Posted on March 17, 2010 - by Admin1
By Phillip Hersey
When the pastor stands before the congregation on Sunday morning and prepares to give the sermon, what do you expect? This is a crucial question and may well determine what kind of pastor you have or the type of church you attend. There are different aspects of corporate worship—singing hymns, prayers, giving gifts, words of individual testimony—all centered around giving glory and honor to God.
The primary focus should be when God speaks and we as believers listen, which is supposed to happen when the pastor gives the sermon. For me, as a layperson who sits in the pew on Sunday morning, this is vitally important. Why? The more effectively and clearly the preacher is able to proclaim God’s truth, the more my spiritual needs, as well as those in the congregation around me, will be met.
I need expository preaching and I would passionately argue that you need it too. Anything else falls far short.
Why it Matters
These are perhaps strong words, but as Christians living in a country where a glut of churches offer all manner of fare and label it worship, we need to start by asking ourselves why we do what we do on Sunday. If we truly believe the Bible is God’s communication to man, faithfully recorded, remarkably preserved and the basis of truth upon which we as Christians are to live our lives, then we are making a very bold claim.
We are saying that truth does exist and that God has spoken. If God is speaking, this is serious business and our worship should indicate it. Otherwise we may be fooling ourselves in calling what we do worship, when in reality it is nothing more than dry, mechanical ritual, something we do because we’re supposed to and there’s no intrinsic joy in it, like going to the dentist or stopping at traffic lights.
The other extreme is to put on an entertainment extravaganza—something between a full-fledged opera production and a cheesy infomercial—call it worship, and hope no one notices attending church has as much significance in our lives as eating at a gourmet restaurant, attending the symphony or just going fishing with the guys.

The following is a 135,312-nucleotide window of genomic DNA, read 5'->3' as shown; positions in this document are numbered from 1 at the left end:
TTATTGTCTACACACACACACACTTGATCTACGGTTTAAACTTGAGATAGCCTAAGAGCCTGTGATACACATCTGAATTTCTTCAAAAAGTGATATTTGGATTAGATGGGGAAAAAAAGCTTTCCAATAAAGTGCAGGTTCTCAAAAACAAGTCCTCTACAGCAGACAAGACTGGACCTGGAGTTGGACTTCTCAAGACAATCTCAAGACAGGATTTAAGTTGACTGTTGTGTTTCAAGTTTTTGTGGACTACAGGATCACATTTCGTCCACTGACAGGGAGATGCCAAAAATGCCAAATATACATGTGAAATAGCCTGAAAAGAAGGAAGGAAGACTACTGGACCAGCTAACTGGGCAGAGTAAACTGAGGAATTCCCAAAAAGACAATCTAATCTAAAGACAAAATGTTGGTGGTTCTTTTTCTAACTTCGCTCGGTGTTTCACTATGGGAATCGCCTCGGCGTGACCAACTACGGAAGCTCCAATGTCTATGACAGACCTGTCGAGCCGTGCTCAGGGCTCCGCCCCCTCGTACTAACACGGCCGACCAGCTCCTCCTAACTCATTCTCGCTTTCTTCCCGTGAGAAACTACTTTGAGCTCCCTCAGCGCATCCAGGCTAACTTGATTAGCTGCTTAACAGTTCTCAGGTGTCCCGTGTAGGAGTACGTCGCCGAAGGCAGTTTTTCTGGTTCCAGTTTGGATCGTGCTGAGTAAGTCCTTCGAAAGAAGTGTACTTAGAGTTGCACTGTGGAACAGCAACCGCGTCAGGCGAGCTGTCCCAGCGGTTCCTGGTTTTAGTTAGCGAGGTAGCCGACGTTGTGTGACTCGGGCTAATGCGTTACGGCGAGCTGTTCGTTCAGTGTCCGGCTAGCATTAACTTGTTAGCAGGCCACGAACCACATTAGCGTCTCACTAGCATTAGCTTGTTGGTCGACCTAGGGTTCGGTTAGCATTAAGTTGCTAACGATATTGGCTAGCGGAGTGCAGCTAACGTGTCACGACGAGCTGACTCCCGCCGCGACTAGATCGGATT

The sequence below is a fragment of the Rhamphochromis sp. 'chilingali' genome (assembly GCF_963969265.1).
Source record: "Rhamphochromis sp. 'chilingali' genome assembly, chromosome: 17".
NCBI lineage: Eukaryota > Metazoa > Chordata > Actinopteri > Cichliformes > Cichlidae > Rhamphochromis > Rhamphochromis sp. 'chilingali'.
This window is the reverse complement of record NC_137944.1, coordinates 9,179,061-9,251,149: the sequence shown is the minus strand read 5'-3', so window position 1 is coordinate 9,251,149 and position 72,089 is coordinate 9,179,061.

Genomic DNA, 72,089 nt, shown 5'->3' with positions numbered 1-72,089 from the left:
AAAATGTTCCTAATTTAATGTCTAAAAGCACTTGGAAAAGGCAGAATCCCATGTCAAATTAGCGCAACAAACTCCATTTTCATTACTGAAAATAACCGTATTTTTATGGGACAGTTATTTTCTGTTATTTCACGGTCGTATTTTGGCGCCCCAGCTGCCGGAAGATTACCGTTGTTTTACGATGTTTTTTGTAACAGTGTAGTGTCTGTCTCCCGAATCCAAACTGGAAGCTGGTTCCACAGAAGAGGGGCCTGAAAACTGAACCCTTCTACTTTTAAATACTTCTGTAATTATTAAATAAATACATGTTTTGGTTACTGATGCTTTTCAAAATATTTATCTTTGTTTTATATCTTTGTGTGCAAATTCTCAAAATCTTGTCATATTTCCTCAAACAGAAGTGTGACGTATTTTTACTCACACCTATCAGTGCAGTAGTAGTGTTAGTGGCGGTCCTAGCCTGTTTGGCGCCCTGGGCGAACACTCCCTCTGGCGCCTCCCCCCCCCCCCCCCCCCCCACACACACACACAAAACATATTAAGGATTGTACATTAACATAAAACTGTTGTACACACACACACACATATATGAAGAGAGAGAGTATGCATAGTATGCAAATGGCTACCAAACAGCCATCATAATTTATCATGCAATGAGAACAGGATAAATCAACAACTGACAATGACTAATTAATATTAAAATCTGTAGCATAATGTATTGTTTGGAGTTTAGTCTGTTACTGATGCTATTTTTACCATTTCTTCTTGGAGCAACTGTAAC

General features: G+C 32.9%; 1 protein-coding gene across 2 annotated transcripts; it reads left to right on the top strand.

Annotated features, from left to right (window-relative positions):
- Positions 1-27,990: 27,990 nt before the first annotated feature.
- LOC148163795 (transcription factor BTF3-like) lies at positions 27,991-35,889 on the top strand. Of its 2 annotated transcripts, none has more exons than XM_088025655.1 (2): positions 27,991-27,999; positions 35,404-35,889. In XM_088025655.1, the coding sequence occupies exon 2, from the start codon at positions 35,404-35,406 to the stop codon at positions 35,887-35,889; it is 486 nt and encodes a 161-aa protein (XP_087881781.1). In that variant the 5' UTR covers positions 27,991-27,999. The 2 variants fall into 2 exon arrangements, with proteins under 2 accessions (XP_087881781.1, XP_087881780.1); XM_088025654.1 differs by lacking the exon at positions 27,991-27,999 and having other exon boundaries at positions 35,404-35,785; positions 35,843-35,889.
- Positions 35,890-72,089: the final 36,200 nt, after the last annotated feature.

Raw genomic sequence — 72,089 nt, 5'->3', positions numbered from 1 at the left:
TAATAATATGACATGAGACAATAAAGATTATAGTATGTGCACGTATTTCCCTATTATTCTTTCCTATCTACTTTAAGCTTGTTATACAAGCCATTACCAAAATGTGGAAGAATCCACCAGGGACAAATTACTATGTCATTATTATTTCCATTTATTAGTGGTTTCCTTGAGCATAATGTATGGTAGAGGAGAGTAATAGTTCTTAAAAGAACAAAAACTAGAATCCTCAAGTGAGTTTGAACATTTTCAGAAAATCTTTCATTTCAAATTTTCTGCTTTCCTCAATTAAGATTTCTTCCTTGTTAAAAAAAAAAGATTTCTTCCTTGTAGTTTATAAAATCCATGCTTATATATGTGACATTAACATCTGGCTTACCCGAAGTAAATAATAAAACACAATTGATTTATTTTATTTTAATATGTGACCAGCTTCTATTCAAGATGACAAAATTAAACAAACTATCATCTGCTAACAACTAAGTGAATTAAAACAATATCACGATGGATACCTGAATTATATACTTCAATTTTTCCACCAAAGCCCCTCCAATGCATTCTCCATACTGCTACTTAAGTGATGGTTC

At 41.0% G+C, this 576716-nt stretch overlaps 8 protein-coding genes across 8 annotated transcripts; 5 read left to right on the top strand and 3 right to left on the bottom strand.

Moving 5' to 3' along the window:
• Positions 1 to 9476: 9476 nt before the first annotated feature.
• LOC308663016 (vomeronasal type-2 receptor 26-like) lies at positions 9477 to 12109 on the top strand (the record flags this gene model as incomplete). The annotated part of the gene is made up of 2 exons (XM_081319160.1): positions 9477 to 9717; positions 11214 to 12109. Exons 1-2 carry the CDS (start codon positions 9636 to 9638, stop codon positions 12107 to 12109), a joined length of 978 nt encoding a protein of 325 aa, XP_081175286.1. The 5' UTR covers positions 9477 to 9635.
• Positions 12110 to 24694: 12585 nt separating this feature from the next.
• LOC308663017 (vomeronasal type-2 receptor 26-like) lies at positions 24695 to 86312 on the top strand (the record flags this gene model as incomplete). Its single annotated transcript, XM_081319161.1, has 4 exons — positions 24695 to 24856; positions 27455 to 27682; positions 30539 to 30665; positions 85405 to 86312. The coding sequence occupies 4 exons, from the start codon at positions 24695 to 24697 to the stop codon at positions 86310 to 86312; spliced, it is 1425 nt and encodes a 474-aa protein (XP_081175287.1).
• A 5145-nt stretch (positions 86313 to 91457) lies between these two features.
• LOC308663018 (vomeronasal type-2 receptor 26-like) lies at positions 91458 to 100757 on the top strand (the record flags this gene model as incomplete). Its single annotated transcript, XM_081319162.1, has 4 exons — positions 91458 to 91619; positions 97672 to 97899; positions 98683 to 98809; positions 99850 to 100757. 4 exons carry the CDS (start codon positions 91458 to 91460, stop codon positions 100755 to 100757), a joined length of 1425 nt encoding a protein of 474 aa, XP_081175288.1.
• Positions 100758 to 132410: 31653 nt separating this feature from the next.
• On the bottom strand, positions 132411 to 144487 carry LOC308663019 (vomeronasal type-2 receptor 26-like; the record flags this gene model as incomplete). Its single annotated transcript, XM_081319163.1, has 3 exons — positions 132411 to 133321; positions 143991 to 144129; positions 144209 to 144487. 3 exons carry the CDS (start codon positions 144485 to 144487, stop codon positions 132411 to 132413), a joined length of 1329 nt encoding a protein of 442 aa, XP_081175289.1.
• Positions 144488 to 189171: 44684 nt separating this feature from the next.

Burning Bush Principle
How did Moses react when God spoke to him? Moses was out taking care of animals in the field when he saw a burning bush that wasn’t burning up, and it understandably caught his attention. He was going to get a closer look at this phenomena when suddenly God spoke and commanded him to stop right there and take his sandals off because he was standing on holy ground.
The Exodus narrative rather understates the whole incident and doesn’t even directly tell us Moses obeyed—it’s almost as if the writer assumes anyone in their right mind, who hears God speaking to them out of a flaming bush that doesn’t burn up, is going to listen and obey. I know I would. I would be terrified. All scripture says is that Moses hid his face because he was afraid to look at God.
From subsequent events we know Moses did take this encounter with God seriously, and it would set the pattern that was to follow throughout the book of Exodus as Moses led the Israelites out of slavery to the Promised Land. God would speak. Moses would obey.
So when we as Christians gather at the church on Sunday, this is serious business. God is speaking. This is a serious matter for the preacher who, like the Old Testament prophet, is to carefully proclaim God’s Word to the people. It is also a serious matter for the congregation of believers, who are to humble themselves and open their hearts to what God has to say.
Would it make a difference in our church if before the sermon the Bible on the podium burst into flame and the voice of God quietly said, “Hear the words written in My Book?”
Would the preacher regret he had not spent more time in study preparation, or be apprehensive that the sermon he had ready was more his message than God’s? Would the congregation be looking at their watches thinking, “Only 27 minutes ’till 12 o’clock, home to lunch, ballgame at 1:00?” At the very least, the preacher wouldn’t have to resort to corny jokes to get everyone’s attention.
Encounter with God
So even if the Bible on the podium doesn’t burst into flame, how should I as a believer sitting in the pew come to worship on Sunday? The plaintive, fervent cry of the psalmist is a good place to start, “As the hart panteth after the water brooks, so panteth my soul after thee, O God.”
Jacob, the inveterate trickster and swindler, shows us what this means on a more physical level when he literally wrestled with God throughout the night. His leg had been crippled in the struggle and dawn was approaching. Still, he would not relent until he had received God’s blessing: “l will not let thee go, except thou bless me.”
Jacob’s unrelenting pursuit of God changed his life. God blessed him and even changed his name to Israel. From that moment on, Jacob was no longer known as a backstabbing schemer, but as a man of great faith. So when I go to church on Sunday my heart should have both the longing of the psalmist and the fierce tenacity of Jacob—l want to draw near to God and there is nothing else that will satisfy.
What I don’t want when I sit in my pew on Sunday morning is to be entertained, either by a scintillating musical production or by a sermon laced with slapstick comedy and gratuitous humor. Neither do I wish to be browbeaten by a preacher attempting to conform me to his image rather than the image of Christ.